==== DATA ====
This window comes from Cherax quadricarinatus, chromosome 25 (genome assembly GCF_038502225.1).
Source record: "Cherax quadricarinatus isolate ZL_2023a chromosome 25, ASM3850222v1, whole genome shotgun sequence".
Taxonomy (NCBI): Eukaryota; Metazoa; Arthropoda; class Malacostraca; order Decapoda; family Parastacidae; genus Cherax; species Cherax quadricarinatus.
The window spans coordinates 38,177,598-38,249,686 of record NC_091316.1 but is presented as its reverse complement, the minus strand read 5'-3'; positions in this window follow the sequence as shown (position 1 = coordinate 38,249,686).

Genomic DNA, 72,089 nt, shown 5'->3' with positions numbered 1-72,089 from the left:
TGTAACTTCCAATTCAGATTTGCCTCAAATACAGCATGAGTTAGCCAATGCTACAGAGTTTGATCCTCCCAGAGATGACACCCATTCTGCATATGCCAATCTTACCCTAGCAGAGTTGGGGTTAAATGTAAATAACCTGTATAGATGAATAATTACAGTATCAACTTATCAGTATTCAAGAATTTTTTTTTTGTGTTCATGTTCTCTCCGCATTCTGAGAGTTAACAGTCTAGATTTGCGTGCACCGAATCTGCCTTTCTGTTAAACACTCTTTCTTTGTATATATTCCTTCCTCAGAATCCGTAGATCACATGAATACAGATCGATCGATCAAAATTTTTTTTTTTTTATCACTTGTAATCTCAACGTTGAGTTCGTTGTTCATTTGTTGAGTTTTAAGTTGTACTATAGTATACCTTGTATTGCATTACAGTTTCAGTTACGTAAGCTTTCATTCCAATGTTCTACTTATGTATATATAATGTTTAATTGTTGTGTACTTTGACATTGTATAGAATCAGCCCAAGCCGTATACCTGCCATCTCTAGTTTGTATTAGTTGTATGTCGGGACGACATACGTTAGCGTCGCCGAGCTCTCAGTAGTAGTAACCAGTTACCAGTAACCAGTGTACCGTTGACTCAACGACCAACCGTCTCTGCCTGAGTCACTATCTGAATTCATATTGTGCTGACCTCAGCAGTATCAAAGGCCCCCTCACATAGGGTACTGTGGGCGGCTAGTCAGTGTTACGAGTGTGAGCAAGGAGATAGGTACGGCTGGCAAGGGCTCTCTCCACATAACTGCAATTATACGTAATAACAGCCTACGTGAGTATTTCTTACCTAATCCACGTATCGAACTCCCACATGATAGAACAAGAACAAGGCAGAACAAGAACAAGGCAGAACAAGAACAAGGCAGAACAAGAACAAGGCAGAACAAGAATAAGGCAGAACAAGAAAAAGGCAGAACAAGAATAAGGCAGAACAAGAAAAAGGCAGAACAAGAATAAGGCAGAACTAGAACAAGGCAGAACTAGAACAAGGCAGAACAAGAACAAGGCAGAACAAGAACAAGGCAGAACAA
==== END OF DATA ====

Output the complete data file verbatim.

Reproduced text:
This window comes from Cherax quadricarinatus, chromosome 25 (genome assembly GCF_038502225.1).
Source record: "Cherax quadricarinatus isolate ZL_2023a chromosome 25, ASM3850222v1, whole genome shotgun sequence".
Taxonomy (NCBI): Eukaryota; Metazoa; Arthropoda; class Malacostraca; order Decapoda; family Parastacidae; genus Cherax; species Cherax quadricarinatus.
The window spans coordinates 38,177,598-38,249,686 of record NC_091316.1 but is presented as its reverse complement, the minus strand read 5'-3'; positions in this window follow the sequence as shown (position 1 = coordinate 38,249,686).

Genomic DNA, 72,089 nt, shown 5'->3' with positions numbered 1-72,089 from the left:
TGTAACTTCCAATTCAGATTTGCCTCAAATACAGCATGAGTTAGCCAATGCTACAGAGTTTGATCCTCCCAGAGATGACACCCATTCTGCATATGCCAATCTTACCCTAGCAGAGTTGGGGTTAAATGTAAATAACCTGTATAGATGAATAATTACAGTATCAACTTATCAGTATTCAAGAATTTTTTTTTTGTGTTCATGTTCTCTCCGCATTCTGAGAGTTAACAGTCTAGATTTGCGTGCACCGAATCTGCCTTTCTGTTAAACACTCTTTCTTTGTATATATTCCTTCCTCAGAATCCGTAGATCACATGAATACAGATCGATCGATCAAAATTTTTTTTTTTTTATCACTTGTAATCTCAACGTTGAGTTCGTTGTTCATTTGTTGAGTTTTAAGTTGTACTATAGTATACCTTGTATTGCATTACAGTTTCAGTTACGTAAGCTTTCATTCCAATGTTCTACTTATGTATATATAATGTTTAATTGTTGTGTACTTTGACATTGTATAGAATCAGCCCAAGCCGTATACCTGCCATCTCTAGTTTGTATTAGTTGTATGTCGGGACGACATACGTTAGCGTCGCCGAGCTCTCAGTAGTAGTAACCAGTTACCAGTAACCAGTGTACCGTTGACTCAACGACCAACCGTCTCTGCCTGAGTCACTATCTGAATTCATATTGTGCTGACCTCAGCAGTATCAAAGGCCCCCTCACATAGGGTACTGTGGGCGGCTAGTCAGTGTTACGAGTGTGAGCAAGGAGATAGGTACGGCTGGCAAGGGCTCTCTCCACATAACTGCAATTATACGTAATAACAGCCTACGTGAGTATTTCTTACCTAATCCACGTATCGAACTCCCACATGATAGAACAAGAACAAGGCAGAACAAGAACAAGGCAGAACAAGAACAAGGCAGAACAAGAACAAGGCAGAACAAGAATAAGGCAGAACAAGAAAAAGGCAGAACAAGAATAAGGCAGAACAAGAAAAAGGCAGAACAAGAATAAGGCAGAACTAGAACAAGGCAGAACTAGAACAAGGCAGAACAAGAACAAGGCAGAACAAGAACAAGGCAGAACAA